Roz Chast, “A Note On The Author” (2016), watercolor and ink on paper (image courtesy the artist and Danese/Corey Gallery, New York)

It was mayhem in French class at Brooklyn’s Ditmas Junior High School. It was the late 1960s and Mr. V. had passed out the exam, then retreated to the hallway — the echo of his nail clippers made it difficult to concentrate. Students held their noses at the thought that he’d taken off his shoes and began passing around answer sheets. This was material for a budding cartoonist.

Seemingly immune to the chaos was the student who sat in front of me. All I could see of her was a cape of wavy blond hair which, from behind, looked like the Addams Family’s “Cousin Itt.” Under that beautiful head of hair was the class brain, who had completed her own test before the cheating shenanigans began. This gave her time to draw — she loved to draw. Her name was Roz Chast.

“Babushka” (Roz Chast at age 11) (1966), family photograph (image courtesy the artist)

It was the era of R. Crumb, Zap Comix, and Peter Max, and the influence could be seen in Chast’s adolescent drawings. Some of her characters were sort of “truckin,’” with billowing pant legs, often checked or plaid. Even then Chast loved patterns.

Roz went to Midwood (while I went to Erasmus) and then Rhode Island School of Design, so we lost touch, although there was a brief letter exchange after she became a New Yorker cartoonist — she responded warmly to my congratulatory letter. I kept tabs on her through the network of neighborhood ladies who knew her mother, until the New York Times began running regular accounts of her life.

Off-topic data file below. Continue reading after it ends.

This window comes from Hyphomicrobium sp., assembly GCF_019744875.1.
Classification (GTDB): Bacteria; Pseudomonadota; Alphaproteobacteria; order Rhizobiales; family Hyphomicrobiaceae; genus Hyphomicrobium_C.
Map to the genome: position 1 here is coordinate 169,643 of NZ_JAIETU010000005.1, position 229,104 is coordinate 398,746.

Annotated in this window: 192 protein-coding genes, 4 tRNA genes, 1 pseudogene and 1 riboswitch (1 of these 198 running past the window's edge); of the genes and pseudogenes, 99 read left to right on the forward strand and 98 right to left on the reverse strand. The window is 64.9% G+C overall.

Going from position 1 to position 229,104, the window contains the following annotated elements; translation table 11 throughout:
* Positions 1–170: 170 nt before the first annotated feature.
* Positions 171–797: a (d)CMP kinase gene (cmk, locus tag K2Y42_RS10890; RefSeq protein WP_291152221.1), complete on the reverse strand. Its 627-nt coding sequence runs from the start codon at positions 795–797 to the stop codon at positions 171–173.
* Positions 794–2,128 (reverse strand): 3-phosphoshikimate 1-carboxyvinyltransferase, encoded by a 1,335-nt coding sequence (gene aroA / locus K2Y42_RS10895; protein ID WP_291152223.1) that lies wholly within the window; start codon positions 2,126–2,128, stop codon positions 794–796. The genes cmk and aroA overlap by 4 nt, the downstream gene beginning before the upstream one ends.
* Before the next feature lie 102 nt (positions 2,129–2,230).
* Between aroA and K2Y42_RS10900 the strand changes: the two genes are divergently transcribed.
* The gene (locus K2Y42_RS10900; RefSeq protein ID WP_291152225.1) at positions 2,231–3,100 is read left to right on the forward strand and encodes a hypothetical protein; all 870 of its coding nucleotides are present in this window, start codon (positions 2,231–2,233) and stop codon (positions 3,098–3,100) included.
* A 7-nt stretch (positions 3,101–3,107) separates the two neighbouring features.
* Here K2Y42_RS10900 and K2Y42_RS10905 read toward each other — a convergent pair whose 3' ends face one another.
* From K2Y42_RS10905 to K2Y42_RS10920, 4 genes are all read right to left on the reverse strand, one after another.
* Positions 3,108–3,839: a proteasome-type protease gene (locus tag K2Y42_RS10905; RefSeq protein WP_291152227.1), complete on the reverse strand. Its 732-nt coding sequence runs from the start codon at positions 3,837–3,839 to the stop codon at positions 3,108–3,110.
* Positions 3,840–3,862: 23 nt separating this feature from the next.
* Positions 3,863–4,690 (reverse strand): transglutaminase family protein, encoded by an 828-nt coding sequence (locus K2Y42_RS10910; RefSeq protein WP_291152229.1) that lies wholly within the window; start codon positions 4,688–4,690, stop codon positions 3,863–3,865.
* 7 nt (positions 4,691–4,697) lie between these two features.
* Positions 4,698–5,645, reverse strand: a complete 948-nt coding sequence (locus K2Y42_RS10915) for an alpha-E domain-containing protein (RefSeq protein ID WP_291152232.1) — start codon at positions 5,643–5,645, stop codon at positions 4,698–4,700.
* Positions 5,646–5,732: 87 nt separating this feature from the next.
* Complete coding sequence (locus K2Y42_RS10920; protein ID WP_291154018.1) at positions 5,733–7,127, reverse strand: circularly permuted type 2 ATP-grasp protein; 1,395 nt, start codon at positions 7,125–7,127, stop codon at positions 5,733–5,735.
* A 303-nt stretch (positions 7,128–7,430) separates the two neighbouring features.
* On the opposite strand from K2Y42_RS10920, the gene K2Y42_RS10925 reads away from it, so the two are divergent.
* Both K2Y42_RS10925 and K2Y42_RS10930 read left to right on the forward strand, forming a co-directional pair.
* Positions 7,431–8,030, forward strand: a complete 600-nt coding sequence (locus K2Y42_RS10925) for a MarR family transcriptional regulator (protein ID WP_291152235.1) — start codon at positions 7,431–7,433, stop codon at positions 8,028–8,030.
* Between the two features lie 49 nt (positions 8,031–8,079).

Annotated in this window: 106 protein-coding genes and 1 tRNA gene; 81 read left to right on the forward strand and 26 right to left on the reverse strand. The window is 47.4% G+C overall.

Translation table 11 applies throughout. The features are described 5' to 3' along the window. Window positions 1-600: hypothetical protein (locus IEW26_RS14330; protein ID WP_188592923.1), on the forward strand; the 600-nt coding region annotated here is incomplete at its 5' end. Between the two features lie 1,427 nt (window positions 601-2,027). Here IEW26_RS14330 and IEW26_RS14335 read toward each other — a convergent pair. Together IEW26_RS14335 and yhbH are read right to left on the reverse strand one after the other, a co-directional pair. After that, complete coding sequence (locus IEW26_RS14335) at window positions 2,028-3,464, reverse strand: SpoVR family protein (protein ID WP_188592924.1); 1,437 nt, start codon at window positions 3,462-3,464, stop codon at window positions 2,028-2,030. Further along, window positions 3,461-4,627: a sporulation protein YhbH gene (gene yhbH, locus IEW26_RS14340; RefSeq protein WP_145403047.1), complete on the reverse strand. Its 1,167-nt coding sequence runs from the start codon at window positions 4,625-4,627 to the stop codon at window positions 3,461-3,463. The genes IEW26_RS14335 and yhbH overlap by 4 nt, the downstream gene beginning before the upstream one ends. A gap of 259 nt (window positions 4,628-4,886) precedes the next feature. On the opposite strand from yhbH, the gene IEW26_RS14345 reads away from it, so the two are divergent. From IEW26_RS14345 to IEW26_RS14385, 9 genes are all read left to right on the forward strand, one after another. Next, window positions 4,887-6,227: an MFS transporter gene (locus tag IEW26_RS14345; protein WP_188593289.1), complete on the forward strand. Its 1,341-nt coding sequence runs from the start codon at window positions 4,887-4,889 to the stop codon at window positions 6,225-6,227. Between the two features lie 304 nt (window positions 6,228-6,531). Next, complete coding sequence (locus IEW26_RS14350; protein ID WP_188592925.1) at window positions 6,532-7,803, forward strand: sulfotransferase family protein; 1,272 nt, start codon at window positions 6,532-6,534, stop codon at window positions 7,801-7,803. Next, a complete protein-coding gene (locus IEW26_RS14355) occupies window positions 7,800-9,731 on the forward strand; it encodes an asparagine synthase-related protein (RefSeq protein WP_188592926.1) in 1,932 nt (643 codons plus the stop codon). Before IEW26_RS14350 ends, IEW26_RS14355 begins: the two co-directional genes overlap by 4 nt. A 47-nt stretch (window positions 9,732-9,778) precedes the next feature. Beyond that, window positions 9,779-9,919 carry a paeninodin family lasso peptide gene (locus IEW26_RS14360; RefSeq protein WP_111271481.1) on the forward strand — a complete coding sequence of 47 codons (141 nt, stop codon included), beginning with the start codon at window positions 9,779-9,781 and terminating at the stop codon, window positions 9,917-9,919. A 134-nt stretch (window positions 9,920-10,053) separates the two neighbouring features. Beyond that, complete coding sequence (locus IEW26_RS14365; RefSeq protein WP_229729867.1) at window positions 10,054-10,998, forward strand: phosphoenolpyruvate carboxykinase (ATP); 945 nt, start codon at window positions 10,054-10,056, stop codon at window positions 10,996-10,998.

Those early drawings can now be seen at SVA Chelsea Gallery in The Master Series: Roz Chast, a comprehensive retrospective of the cartoonist’s career, with selections from her sketchbooks from 1960 to 1976. One page riffs on the ridiculous ads often seen in MAD Magazine: “Next time your mother cooks some horrible dish, fill the sauce dish with this: Antelope mucous… 85 cents, mix with water and it’s the real thing, baby!” Or, “Next time those pests ask ‘Can I have a piece of gum,’ just slip ‘em some of this” (vomit gum — an arrow points to a drawing of a tube of the product): “A real laugh.”

In a way, that zany junior high sensibility has never really left Chast. A 2012 New Yorker cartoon, “The Fountain of Puberty,” reminds us we’re still those pimply, bucktoothed, all-too-self-conscious types, with breasts either too big or too small for the clothes that never fit right. As I observed from my seat, Chast’s cartooning was a way of coping with the world around; she’s been laughing inside all along.

Roz Chast, “The Fountain of Puberty” (2012), watercolor and ink on paper, The New Yorker (image courtesy the artist and The New Yorker)

“On every level I feel like anything horrible can happen at any moment,” she once said in a recent interview. In her drawing “A Note on the Author,” she presents “Me, Age 9,” sitting in her bed surrounded by such books as A Child’s Garden of Maladiesand The Big Book of Horrible Diseases.